Africa Top10 News

1South African Mining: A Path to Growth

South African Mining

McKinsey research finds that 47 percent of South African mining jobs, along with 42 percent of revenues, are in the vulnerable bottom quartile of global cost competitiveness. Global trends, such as the transition to clean energy and a shift in China’s economic focus away from infrastructure development to new technologies, could dampen demand for South African mining commodities in the years ahead. Mining companies can drive real gains in productivity within the space of a few years if they step up technology adoption and improve key dimensions of organizational health such as employee motivation and the work environment. Given that the life of a mine can extend to 30 years or more, mining is an important driver of long-term investment. A renewed mining industry can once again be a primary engine of growth, job creation, and development for South Africa.

SOURCES: Africa.com

2In Year of Elections, Will African Countries Get the Investor Vote?

Africa Year of Elections

The world, including investors, will keep a close eye on the various national elections to be held in Africa this year. The lead up and aftermath of national polls usually comes with uncertainty, something which investors tend to avoid if possible. At a country level, investors are looking for stability, certainty and how elections may impact this and their ability to exit.  At a global level, investors looks at how financial market volatility, trade tensions and geopolitical factors could affect any investment. Governments, corporates and investors working together with a long term, holistic view could open up investment opportunities that have far-reaching positive impacts across the continent.

SOURCES: iAfrica

3Battle for U.S. Skies – Ethiopian Airlines Ups the Stakes

Ethiopian Airlines

 

Africa’s leading carrier, Ethiopian Airlines, has upped the competition for the US market, with this week’s announcement that it will introduce three-times-a-week flights to the JFK Intn’l Airport in New York, and add to its flights the city’s Newark International Airport. Ethiopian said on Tuesday that it was restructuring its network, opening new destinations, adding frequencies and shifting gateways as it seeks to offer passengers travelling between Africa and the US the best possible connectivity and the shortest routes. The Addis Ababa-based carrier, like Kenya Airways, is deploying the Boeing 787 Dreamliner to its US routes.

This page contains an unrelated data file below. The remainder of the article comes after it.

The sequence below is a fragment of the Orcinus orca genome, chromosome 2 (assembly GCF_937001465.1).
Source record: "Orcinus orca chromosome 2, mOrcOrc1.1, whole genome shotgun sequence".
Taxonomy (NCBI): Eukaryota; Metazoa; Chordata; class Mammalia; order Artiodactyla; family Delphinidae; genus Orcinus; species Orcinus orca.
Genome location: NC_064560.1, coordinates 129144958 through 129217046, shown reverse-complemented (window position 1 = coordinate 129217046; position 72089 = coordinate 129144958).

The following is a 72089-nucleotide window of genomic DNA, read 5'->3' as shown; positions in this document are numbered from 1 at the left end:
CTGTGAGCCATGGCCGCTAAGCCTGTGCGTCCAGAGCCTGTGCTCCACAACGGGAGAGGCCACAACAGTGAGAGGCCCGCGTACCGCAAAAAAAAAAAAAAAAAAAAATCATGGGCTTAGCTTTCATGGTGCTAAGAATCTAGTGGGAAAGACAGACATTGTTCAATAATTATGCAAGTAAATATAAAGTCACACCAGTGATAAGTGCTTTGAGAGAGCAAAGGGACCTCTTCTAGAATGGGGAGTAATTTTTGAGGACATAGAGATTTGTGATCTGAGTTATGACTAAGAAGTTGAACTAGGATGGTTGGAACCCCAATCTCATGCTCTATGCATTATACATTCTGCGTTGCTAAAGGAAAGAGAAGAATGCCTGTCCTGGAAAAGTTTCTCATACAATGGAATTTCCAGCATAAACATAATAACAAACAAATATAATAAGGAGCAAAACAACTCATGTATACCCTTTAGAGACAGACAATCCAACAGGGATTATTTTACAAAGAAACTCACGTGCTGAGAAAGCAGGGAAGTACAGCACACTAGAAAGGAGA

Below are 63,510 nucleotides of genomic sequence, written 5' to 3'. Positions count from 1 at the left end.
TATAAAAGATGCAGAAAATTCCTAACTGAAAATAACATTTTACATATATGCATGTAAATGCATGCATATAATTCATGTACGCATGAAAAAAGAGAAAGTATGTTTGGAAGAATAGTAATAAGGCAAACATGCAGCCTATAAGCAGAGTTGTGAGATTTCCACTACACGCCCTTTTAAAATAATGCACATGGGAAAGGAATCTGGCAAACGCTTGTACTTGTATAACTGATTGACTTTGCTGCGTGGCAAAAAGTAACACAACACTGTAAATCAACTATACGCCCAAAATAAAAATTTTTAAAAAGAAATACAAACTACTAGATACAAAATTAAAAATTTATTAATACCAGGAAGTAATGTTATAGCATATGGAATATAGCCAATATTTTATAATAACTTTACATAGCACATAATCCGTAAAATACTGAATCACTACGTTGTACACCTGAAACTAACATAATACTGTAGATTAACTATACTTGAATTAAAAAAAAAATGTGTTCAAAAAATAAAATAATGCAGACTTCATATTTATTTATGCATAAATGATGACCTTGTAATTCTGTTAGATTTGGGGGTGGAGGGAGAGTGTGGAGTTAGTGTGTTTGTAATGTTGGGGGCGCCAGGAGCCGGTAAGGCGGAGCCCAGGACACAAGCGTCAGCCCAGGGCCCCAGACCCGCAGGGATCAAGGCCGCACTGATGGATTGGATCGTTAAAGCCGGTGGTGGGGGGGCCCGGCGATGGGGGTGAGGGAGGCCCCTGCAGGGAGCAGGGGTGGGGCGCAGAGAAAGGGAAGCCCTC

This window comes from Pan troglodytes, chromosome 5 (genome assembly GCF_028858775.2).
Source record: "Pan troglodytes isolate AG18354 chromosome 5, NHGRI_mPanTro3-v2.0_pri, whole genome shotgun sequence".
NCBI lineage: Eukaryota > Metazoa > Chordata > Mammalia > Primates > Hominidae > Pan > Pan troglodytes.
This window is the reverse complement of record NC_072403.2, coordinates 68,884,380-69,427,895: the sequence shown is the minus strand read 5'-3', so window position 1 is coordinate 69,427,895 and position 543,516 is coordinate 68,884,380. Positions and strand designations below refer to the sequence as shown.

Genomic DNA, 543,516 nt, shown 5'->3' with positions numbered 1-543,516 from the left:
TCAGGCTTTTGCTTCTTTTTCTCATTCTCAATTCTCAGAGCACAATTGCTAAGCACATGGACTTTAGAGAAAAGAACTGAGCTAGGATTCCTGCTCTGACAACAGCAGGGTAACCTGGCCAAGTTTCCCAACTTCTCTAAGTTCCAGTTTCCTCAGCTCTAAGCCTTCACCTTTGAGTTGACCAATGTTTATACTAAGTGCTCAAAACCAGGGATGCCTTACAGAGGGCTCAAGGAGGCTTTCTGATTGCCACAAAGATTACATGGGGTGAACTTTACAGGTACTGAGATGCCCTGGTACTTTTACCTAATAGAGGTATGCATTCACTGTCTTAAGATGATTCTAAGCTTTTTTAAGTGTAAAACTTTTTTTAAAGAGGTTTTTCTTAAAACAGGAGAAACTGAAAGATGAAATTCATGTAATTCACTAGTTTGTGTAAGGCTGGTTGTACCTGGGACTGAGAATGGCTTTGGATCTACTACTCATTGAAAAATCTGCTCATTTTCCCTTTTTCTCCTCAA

SOURCES: The East African

4Politics Hinders Ramaphosa’s Bid to Rouse SA Economy

Cyril Ramaphosa

 

 

Politics is tying the hands of South African President Cyril Ramaphosa as he weighs policy trade-offs needed to rejuvenate a moribund economy. While Ramaphosa’s ascent to power initially boosted confidence and the rand after repeated policy missteps during the almost nine years Zuma was in charge, indexes tracking sentiment have retreated as reforms fell short of businesses’ expectations. The government’s decision to entertain the option of seizing land without compensation has been particularly damaging, even though it could help the ANC win over voters who may have backed the populist Economic Freedom Fighters in May elections.

SOURCES: BLOOMBERG

5Ivory Coast ex-President Gbagbo Released to Belgium After Acquittal

Gbagbo Released to Belgium

An ICC spokeswoman said Mr Gbagbo was now on conditional release in Belgium, pending a possible appeal. The former leader was charged with crimes against humanity following a disputed 2010 election that left 3,000 people dead and 500,000 displaced. He was the first former head of state to stand trial at the ICC. The violence in Ivory Coast, the world’s biggest cocoa producer, came after Mr Gbagbo refused to accept that he had lost a disputed election run-off to his rival Alassane Ouattara. Court records show judges thought there was “insufficient evidence” to convict Mr Gbagbo of crimes against humanity.

SOURCES: BBC

6Understanding Yellow Fever

Understanding Yellow Fever